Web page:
Interview The Like

Speaking in the girl’s loos of London’s 100 Club, bassist Charlotte Froom talks famous dads, fanzines and snogging Har Mar Superstar

Los Angeles all-girl troupe The Like are about as ‘Fake DIY’ as it gets. Speaking in the girl’s loos of London’s 100 Club, bassist Charlotte Froom talks famous dads, fanzines and snogging Har Mar Superstar

Do you miss the sun and sea when you’re over in the UK?
C: I don’t really miss the sea, I don’t really go to the beach a lot because I’m afraid of water, but I do miss the sun because I’m very affected by the weather. I feel like all English people are as well because it’s all they talk about. When it’s a really sunny day and I wake up and I can walk outside I am much happier. But I do love it here.

Yeah, it’s not been the best weather today to welcome you back…
C: We came here last week and it was very, very sunny. We were just here for press.

How do you feel doing interviews?
C: I’m used to it. Last time we were here, about two months ago, we had like 15 interviews in one day.

I’ve never been to LA - what’s the rock scene like there?
C: LA is a lot different than London as far as that goes because here there are very specific scenes with bands that sound alike, but in LA there are scenes of just people that are friends and their friends. The same people go to see all the same bands. But it’s LA, so what do you expect? It’s just a mix of everyone from different places. It’s weird.

Did you find it difficult to get signed, a, because there are so many bands in LA and b, because you are an all-female group?
C: We never really tried to get signed. We’d been together for three years when we did and we were playing, like, millions of shows in LA and put out a bunch of our own EPs and we were being played on local radio stations, so by the time we got signed we were ready to get signed. It wasn’t that difficult because we had such a buzz going in LA. I think, in a way, being a girl makes some things easier, like, for example, they’re like, ‘ooh three young girls, they’re young, we’ve gotta sign them right now’, but at the same time, in America, they don’t know what radio station we can be played on because no one plays any female artists except for the Top 40. It’s modern rock; they have no girls except for Evanescence and Hole!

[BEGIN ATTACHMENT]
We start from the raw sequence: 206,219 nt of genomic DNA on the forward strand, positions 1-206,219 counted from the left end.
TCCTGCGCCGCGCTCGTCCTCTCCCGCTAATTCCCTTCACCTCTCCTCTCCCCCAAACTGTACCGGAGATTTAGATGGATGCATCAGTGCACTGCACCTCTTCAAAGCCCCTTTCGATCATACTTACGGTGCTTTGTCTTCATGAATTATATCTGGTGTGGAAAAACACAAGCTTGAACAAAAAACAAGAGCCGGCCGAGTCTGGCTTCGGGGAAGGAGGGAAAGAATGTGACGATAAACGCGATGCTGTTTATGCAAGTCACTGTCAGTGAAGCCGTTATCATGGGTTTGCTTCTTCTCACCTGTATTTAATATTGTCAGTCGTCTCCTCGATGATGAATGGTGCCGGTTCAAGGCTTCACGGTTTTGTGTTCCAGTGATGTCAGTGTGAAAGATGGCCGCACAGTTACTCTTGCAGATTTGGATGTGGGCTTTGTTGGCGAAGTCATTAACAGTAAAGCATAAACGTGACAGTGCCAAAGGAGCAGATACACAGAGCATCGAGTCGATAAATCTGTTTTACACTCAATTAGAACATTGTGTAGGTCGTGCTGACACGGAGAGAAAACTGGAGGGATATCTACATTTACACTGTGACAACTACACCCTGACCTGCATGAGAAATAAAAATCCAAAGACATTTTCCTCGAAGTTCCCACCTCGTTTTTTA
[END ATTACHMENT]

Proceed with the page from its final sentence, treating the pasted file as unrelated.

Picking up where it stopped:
Do you sometimes find it frustrating then, being in a girl band?
C: It is annoying, but there are good things and bad things.

What’s the best thing about it?
C: That’s hard. I guess probably the best thing is that we are completely different from every other band right now. And also, maybe we’ll inspire some young girls to do something. But I don’t know, that’s very difficult. I’ve never been a boy; I’ve never been in a boy band!

Have you experienced much sexism or ageism from the industry since you’ve been together?
C: There’s definitely sexism but you know, I understand why. It’s because how many female bands have been around in the past fifteen years, even thirty years? Really not very many. It’s difficult, especially as we’re all girls and not just a female singer. It is weird, guys just don’t know what to expect when they see photos of us - they think that we can’t be a band and we can’t be for real. They think that we must have been made by a record label or something, but we’re not manufactured.

I guess people are going to be particularly sceptical because of your fathers’ positions?